How To Draw A Walking Dog

Or from bandy-legged Basset hounds to perfectly pawed pooches.


Shelley was somewhat frustrated. Her dogs weren’t exactly turning out the way that she hoped. She could get the heads and bodies okay, but when she came to draw them walking they didn’t quite turn out right.

Maybe you’ve had similar problems yourself.

Well, today we’re going to look at how to draw a walking dog.

By the end you will be able to...

…draw a variety of different dogs walking in a natural pose.


You’ll soon realise that dogs have a certain way of walking and what would look unnatural - like this chap here.


First of all, before we get started drawing, let’s take a look at how a dog actually walks. Of course you could immediately google it, but it’s fun to try and observe in real life first.

If you’ve got a dog of your own, then you have plenty of chances to observe how a dog walks.

If, like myself, you don’t have a dog, then start paying attention to people in your neighborhood as they’re out walking their pooch. It’s a good way to get to know people as well, as dog walkers are often a friendly bunch, provided of course that their dog actually likes you.

Now if you can’t do that, then try a YouTube video, but don’t go shown the YouTube sinkhole of clicking on video after video!

The stages of a dog walking

Now let’s have a look at all the stages of how a dog walks.


This old illustration of a Fox Terrier helps tp show how it walks in nine simple diagrams.

Let’s get drawing! First of all, find a picture of a dog you like.

Alternatively, you can use this one.


We’re going to follow the set of three principle.

1. Trace the picture.

First trace it nice and slowly, pay attention while you are tracing.

Now trace it again, this time do it more quickly.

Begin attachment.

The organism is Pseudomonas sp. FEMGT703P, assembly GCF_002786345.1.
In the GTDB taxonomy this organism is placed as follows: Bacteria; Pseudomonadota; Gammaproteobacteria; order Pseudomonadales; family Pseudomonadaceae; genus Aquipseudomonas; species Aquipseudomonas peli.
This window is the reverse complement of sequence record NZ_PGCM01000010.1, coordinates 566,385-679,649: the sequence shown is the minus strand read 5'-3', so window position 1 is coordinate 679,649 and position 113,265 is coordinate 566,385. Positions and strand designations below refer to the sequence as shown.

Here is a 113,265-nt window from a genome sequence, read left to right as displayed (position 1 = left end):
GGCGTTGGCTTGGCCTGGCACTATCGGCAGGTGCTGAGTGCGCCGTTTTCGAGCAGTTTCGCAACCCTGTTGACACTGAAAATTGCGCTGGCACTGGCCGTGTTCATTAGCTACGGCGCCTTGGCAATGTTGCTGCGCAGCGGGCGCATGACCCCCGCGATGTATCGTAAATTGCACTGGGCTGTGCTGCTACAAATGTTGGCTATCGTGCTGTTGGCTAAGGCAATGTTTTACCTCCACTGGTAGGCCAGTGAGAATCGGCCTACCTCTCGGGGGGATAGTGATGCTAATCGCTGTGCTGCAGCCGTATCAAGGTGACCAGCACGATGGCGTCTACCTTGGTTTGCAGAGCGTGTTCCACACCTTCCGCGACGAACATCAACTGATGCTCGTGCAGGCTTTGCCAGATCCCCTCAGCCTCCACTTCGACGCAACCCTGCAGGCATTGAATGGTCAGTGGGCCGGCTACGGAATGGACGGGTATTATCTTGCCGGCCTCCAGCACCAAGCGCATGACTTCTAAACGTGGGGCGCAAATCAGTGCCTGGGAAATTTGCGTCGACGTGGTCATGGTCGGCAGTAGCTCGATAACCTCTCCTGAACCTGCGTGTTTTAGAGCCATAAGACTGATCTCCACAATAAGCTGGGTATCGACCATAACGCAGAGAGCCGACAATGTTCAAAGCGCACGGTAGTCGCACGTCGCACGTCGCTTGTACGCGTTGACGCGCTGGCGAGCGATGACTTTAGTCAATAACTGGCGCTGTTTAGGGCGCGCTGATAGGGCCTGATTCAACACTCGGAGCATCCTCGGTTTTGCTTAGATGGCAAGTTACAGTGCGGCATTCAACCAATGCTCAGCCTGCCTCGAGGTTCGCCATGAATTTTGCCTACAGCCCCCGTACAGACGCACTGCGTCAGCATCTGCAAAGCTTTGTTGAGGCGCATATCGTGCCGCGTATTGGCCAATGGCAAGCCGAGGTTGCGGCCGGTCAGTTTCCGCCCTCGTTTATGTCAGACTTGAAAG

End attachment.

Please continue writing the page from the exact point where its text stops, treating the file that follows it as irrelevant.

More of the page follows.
Trace one last time, doing it as quickly as possible.

2. Copy the picture

Next copy the picture.

Again, start off nice and slowly, take your time.

Now draw it again, this time more quickly.

Draw it one last time.

Draw it one last time, do a lightning sketch.

3. Draw from memory.

Now go and make a cup of tea or coffee.

Now try and draw your walking dog from memory.

Next draw it again...and again...

Now how could you make your dog a bit more cartoony? What features could you exaggerate?

Remember that exaggeration is a key part of achieving a comic effect.

Now let’s draw that same pose with some different dog breeds.

Here are a few you can reference.


Note that some of them have shorter legs or different shaped torsos, but the basic idea is the same.

Of course this is a cartoon, so you’re welcome to experiment with a more cartoony, and less realistic feel.

A library of Labs?

As you start to draw dog pics that you are happy with, you can slowly build up a library of different poses you can refer to. I am also a huge fan of recycling previous drawings into new cartoons.

You could build up a reference sheet like the one above.


Time to think up a few canine cracks or some fido funnies…

Okay, now we’ve done the basics of how to draw a dog walking, let’s have some fun thinking up some ideas for cartoons.

Here are some questions to ask:

-Where is the dog going?

-Where is the owner?

-What might the dog be thinking?

-Could you add a simple background to the scene? If so, what?

-Could you add a bizarre element to the cartoon?

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